Elizabeth Kovar by Elizabeth Kovar
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With the rise of obesity rates and disease, the future of many Americans’ health seems gloomy, but there has been an increase in health advances in the consumer market. More than ever, Americans are more concerned about genetically modified ingredients (GMOs) and organic-based foods. Due to this demand and mass interest, industries are changing the way they do business. Here are some examples of how Americans have joined the health-conscious trend and are influencing the future health of their fellow citizens.

Fast Food Increases Healthier Options

In 2010, the Food and Drug Administration required mandatory menu calorie counts for all chain restaurants with 20 or more locations. This made it possible for Americans to “see” the nutritional composition of the foods they are ordering. Also, nutrition information is offered on every fast food website.

Throughout the years, there’s been debate about genetically modified or secret ingredients used in foods sold in restaurants and stores. Recently, companies such as Chipotle and Subway were part of several journalists’ investigation regarding these types of ingredients. Reporters found that Chipotle used genetically modified corn, oil and other ingredients. They also uncovered the fact that Subway used a chemical called azodicarbonamide, dubbed the “yoga mat chemical” because it is used to make yoga mats (and bread) more spongy and pliable.

Today, Chipotle stands proud with their “food with integrity” motto and no longer offers genetically modified ingredients. On their website Chipotle states, “In our quest to serve the best ingredients, we decided to remove the few GMOs in our food so that our customers who choose to avoid them can enjoy eating at Chipotle.” Chipotle also serves free-range beef, which is a big leap forward for American fast food.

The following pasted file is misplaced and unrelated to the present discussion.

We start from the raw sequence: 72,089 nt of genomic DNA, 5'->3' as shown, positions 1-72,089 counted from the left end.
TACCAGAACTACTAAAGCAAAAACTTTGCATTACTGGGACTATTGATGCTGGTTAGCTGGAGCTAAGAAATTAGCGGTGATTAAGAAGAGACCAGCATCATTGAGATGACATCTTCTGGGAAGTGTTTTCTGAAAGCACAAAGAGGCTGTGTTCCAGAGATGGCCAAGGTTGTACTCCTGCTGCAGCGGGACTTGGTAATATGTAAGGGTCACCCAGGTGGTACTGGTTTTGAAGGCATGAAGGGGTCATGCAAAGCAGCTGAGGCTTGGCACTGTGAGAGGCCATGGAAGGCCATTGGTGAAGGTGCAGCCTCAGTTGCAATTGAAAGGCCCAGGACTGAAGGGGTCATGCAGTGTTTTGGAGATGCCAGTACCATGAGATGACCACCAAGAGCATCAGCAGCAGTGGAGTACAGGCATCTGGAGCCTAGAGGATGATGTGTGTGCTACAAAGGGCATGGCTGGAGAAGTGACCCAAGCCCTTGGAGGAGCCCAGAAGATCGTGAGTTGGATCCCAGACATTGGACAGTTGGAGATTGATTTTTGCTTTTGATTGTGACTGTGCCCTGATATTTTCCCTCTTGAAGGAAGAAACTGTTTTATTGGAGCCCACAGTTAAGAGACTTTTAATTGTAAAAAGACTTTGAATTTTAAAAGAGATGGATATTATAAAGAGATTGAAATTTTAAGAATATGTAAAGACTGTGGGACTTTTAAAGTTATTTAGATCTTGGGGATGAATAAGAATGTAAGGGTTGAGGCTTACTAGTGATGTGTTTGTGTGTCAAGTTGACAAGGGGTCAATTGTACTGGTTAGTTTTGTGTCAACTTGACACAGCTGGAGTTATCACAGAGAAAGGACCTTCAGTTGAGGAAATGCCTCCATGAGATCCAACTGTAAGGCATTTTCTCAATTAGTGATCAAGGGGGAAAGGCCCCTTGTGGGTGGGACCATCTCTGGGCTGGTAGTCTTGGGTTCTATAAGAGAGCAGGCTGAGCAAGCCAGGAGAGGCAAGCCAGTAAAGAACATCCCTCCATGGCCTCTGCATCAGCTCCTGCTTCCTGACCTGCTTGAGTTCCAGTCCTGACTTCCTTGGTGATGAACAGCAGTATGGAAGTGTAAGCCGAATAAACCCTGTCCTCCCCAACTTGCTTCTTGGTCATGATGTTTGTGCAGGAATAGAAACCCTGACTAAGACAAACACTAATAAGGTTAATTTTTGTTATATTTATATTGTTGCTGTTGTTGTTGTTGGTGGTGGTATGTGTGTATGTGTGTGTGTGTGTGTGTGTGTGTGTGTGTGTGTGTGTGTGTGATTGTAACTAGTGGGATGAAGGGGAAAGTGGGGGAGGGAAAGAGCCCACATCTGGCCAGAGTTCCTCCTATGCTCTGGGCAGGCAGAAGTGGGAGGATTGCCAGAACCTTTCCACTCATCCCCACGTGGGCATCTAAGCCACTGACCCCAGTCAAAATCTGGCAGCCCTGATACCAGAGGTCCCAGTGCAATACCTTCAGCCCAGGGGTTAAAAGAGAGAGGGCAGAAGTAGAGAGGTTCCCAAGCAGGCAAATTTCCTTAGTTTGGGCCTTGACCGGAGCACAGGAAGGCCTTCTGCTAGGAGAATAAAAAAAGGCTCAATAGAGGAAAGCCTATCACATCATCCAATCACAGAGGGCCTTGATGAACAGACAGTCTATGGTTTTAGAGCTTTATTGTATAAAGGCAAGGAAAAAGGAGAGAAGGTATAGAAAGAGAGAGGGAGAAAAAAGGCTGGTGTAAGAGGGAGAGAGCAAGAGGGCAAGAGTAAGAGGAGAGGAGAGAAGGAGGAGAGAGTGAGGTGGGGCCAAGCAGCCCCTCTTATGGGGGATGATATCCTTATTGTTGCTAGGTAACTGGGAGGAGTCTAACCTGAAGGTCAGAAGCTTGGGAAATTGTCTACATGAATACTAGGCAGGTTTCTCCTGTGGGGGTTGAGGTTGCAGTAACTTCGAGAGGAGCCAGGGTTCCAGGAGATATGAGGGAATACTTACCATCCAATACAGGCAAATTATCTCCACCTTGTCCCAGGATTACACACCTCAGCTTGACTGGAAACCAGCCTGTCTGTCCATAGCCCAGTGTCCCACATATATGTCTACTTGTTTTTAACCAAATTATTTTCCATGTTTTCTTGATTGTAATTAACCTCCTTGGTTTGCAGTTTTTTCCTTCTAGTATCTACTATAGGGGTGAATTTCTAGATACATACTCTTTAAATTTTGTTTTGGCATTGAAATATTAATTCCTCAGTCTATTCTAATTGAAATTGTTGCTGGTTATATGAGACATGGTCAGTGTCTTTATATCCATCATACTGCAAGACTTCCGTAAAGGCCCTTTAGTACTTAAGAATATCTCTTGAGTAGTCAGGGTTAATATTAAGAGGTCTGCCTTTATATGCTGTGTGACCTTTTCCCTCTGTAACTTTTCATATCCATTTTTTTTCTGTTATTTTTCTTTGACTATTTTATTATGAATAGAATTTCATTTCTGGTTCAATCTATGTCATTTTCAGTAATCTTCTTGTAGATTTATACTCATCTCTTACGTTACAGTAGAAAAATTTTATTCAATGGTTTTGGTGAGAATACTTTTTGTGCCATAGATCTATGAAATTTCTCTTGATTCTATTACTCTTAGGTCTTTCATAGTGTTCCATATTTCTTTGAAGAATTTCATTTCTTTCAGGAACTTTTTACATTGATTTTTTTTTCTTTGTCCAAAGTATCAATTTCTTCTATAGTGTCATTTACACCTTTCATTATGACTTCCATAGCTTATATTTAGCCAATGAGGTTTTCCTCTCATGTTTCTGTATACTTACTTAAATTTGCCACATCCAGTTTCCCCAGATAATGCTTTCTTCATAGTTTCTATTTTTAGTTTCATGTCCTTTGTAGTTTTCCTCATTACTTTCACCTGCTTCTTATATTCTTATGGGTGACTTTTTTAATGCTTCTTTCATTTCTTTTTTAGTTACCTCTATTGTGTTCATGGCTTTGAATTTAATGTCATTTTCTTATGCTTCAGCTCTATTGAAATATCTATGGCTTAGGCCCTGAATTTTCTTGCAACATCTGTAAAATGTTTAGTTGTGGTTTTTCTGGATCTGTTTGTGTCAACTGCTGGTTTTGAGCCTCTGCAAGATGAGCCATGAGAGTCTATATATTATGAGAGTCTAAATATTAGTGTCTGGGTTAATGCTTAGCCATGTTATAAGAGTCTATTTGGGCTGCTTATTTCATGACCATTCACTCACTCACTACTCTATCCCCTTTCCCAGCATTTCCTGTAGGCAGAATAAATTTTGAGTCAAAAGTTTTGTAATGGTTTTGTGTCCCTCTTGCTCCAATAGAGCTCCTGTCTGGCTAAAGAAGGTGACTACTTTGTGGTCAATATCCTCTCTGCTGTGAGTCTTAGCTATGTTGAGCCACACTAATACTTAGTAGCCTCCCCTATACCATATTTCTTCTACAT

As for Subway, they removed the “yoga mat chemical” from their bread in 2014.

Although eating fast food is not the best option nor should it be a part of one’s everyday food plan, it is important for people to have a healthier option when eating on the run becomes a necessity.

Younger Generations Can Lead the Future of Health

Younger Generations Can Lead the Future of Health

The 2014 Nielsen’s Global Health and Wellness Survey canvased 30,000 consumers in 60 different countries. They found that members of Generation Z (who are under the age of 20) are on the health-conscious trend are more concerned about GMO and organic ingredients than their parents and grandparents. The study found that this generation is 41 percent more willing to spend money on healthier products compared to 32 percent of Millennials (21-34 years old) and 21 percent of Baby Boomers (50-64 year olds). This study also found that 80 percent of consumers use food to control medical issues such as diabetes, obesity and high cholesterol.

Growth of Organic Products

According to the United States Organic Food Market Forecast & Opportunities 2018, the Western U.S. is driving much of the organic food market, which is expected to grow 14 percent from 2013 to 2018. The 2012 Organic Trade Association estimates about 81 percent of American families claim to purchase organic food at least occasionally.

Natural Foods With Beneficial Ingredients are Most Desirable